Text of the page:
TERESA LANGENKAMP (M.S. student, Colorado State University)

Teresa is working on forward seismic models of channelized stratigraphy at the Laguna Figueroa outcrops. She is working on constructing forward 1D convolutional seismic models  and testing the sensitivity of NTG and rock properties on the resulting amplitude and reflector character. She will also investigate AVO modeling as a method for architectural characterization. Teresa will also be investigating inversion results to assess what information is preserved in inverted seismic models. Teresa is working closely with M.S. student Andrew Ruetten and utilizing the architectural model he is building for the seismic modeling.


CASEY MEIROVITZ (Ph.D. student, University of Utah)

Casey is working on revisions to his paper in review withPetroleum Geosciences, “The Influence of Inter- and Intra-Channel Architecture on Deep-water Turbidite Reservoir Performance”. He is also currently writing the final chapter of his dissertation, which examines optimal grid and reservoir property upscaling to capture the influence of fine-scale reservoir architecture at the field-scale. Ultimately, this work outlines how relatively simplistic upscaling methods, informed by outcrop based sector modeling, can be used to more accurately predict complex flow behaviors at the field-scale.


TOM PEPLOE (Ph.D. student, University of Calgary)

Tom is a new PhD student on the CSS team (he arrived to University of Calgary in January 2020) and spent six weeks in the Chile field site this past February-March. Tom is focused on the deltaic, prodeltaic, and shelf-edge/upper-slope stratigraphy of the Tres Pasos and Dorotea formations exposed on Cerro Cazador. He spent the majority of the field season logging detailed measured sections and the initial high-resolution architectural mapping. This seismic-scale outcrop will be used to correlate from proximal to distal along this depositional-dip exposure of a constructional shelf margin. Using lithologies, facies analysis, organic content, and correlations, it is intended to better understand the depositional regime and more accurately document the Dorotea and Tres Pasos progradational architecture. Ultimately we aim to identify different depositional environments, allogenic/autogenic deposition, and define a variety of depositional processes associated at the shelf margin.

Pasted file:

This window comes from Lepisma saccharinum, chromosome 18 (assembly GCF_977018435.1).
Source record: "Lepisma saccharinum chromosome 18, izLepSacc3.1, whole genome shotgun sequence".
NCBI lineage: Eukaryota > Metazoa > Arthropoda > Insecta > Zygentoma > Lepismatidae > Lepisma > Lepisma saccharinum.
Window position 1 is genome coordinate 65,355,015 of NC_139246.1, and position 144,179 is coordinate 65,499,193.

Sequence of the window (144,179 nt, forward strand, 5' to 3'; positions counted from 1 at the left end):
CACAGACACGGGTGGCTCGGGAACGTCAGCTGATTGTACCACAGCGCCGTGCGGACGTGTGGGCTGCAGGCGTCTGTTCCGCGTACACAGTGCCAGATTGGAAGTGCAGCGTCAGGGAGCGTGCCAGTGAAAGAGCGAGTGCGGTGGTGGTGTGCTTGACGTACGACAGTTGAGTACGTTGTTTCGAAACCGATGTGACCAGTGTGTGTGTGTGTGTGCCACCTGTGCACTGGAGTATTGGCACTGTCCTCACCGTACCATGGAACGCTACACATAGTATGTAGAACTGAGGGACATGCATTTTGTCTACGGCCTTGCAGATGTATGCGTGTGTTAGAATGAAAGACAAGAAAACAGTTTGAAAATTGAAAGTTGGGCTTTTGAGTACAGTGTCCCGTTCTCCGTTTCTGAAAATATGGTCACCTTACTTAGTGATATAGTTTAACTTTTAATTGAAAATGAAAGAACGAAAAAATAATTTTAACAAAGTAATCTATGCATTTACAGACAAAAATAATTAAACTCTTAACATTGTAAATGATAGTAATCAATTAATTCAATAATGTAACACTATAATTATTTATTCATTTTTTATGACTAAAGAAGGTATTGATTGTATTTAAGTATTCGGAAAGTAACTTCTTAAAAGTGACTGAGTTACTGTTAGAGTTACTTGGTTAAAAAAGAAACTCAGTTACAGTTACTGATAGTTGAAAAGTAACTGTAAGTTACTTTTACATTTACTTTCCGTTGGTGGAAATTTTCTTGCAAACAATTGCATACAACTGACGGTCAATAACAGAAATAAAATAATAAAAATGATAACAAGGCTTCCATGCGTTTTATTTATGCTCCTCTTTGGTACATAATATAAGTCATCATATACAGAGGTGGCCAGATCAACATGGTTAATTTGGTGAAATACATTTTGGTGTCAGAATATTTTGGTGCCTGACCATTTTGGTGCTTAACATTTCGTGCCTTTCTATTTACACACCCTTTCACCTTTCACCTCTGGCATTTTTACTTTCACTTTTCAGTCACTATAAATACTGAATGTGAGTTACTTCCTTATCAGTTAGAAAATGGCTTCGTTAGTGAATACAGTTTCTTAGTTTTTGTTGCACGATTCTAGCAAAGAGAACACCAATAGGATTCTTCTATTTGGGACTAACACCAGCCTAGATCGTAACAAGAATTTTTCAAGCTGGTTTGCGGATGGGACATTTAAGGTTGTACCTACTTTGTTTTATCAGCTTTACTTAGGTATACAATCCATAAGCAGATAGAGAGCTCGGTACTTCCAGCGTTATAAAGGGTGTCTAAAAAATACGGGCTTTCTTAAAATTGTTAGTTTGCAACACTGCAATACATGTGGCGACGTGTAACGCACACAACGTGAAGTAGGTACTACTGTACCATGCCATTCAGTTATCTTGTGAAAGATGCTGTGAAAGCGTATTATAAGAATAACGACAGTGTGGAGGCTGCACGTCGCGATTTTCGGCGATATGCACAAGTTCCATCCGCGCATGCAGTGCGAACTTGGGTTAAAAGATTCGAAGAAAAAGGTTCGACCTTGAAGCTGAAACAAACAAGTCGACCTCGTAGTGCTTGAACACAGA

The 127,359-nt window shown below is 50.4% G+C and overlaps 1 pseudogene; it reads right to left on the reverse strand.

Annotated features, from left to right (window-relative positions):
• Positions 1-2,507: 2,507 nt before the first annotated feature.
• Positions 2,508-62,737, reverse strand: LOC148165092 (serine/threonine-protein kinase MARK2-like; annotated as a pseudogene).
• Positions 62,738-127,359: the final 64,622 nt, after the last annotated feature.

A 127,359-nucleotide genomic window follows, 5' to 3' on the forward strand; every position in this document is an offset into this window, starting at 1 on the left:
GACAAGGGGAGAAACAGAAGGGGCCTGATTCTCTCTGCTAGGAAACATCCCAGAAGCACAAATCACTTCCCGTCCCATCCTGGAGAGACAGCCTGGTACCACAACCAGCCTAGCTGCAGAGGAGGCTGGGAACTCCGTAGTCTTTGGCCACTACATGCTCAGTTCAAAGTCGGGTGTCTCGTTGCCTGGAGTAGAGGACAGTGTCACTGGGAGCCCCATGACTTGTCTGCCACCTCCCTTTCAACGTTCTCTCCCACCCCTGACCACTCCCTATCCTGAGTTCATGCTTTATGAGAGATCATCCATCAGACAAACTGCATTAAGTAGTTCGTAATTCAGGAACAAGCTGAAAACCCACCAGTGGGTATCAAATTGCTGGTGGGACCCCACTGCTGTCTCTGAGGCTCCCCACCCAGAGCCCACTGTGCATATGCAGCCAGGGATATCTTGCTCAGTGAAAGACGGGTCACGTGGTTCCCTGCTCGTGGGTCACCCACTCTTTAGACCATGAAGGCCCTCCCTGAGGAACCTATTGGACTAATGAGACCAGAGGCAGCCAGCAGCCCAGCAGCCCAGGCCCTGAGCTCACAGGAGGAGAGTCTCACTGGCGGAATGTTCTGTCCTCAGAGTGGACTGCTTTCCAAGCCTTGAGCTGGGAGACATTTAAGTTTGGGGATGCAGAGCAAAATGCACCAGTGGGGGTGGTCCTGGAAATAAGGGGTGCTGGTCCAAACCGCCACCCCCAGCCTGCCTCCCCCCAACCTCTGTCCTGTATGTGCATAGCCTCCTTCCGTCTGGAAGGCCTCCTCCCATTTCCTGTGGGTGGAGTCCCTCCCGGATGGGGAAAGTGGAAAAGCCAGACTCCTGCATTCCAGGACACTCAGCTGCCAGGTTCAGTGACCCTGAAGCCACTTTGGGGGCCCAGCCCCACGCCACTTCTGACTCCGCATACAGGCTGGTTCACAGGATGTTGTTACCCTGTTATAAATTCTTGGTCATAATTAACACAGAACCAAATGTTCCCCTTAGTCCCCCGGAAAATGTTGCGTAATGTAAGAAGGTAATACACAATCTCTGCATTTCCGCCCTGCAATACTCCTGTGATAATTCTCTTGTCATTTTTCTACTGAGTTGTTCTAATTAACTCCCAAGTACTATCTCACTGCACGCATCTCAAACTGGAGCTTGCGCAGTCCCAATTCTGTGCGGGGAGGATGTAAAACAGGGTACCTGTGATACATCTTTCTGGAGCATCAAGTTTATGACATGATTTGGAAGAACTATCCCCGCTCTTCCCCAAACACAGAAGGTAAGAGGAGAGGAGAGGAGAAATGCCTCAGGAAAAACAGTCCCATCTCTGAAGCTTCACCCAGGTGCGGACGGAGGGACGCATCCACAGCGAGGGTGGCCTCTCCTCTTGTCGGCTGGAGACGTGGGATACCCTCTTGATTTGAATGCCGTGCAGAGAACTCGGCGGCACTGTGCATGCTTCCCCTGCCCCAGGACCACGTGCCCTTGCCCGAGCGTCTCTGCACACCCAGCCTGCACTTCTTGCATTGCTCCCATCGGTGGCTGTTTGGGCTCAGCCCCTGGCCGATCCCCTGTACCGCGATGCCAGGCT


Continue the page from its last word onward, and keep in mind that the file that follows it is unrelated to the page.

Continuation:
GoogleEarth view of the Cerro Cazador outcrop. (Drone images and models available to sponsors.)


ANDREW RUETTEN (M.S. student, Colorado State University)

Andrew has been working on generating a new model of the upper and lower channel complex sets at Laguna Figueroa. This model will include surfaces that capture the observed hierarchy (elements and complexes within complex sets), as well as mass transport deposits and out of channel thin-beds. His goal is to test the impact of element-scale NTG, drape coverage and MTD thickness and continuity on connectivity and fluid flow. He created a series of simple models to run a sensitivity analysis testing the effects of channel stacking pattern, net-to-gross, and drape coverage on fluid flow as a function of stacking patterns. Ultimately, Andrew’s thesis will include three main chapters: simple model simulations, full “ground truth” model sensitivity analysis, and results of testing built-in Petrel algorithms to build facies models.


New 3D model of Laguna Figueroa interval including ~300m of strata in two channel systems. This model will be used for sensitivity analysis to assess how channel element NTG and base drape, MTD presence and thickness, and out of channel thin-beds impact fluid flow and seismic responses.


NOAH VENTO (M.S. student, Colorado State University)

Noah has been researching the efficacy of machine learning algorithms to interpret and predict channel position (i.e., axis, off-axis, and margin) from measured sections or 1D borehole data of deep-water channel-fills based on the Laguna Figueroa outcrop data set. The preliminary analyses validate the use of machine learning for these types of studies but question if interpretations of channel architecture accurately capture variations in intra-channel fill. To further explore this, Noah has also been testing hierarchical machine learning analyses to provide insight into heterogeneity within individual channel positions. These secondary analyses show that axis is the most statistically distinct channel position, and margins are diverse with potentially three different styles of channel margin architecture, as recognized in CSS Phase 2 results from the work of post-doc Sarah Southern. Noah successfully defended his master’s research on April 13, 2020; you can download his defense Powerpoint presentation here [CSS Virtual Talk Series Page].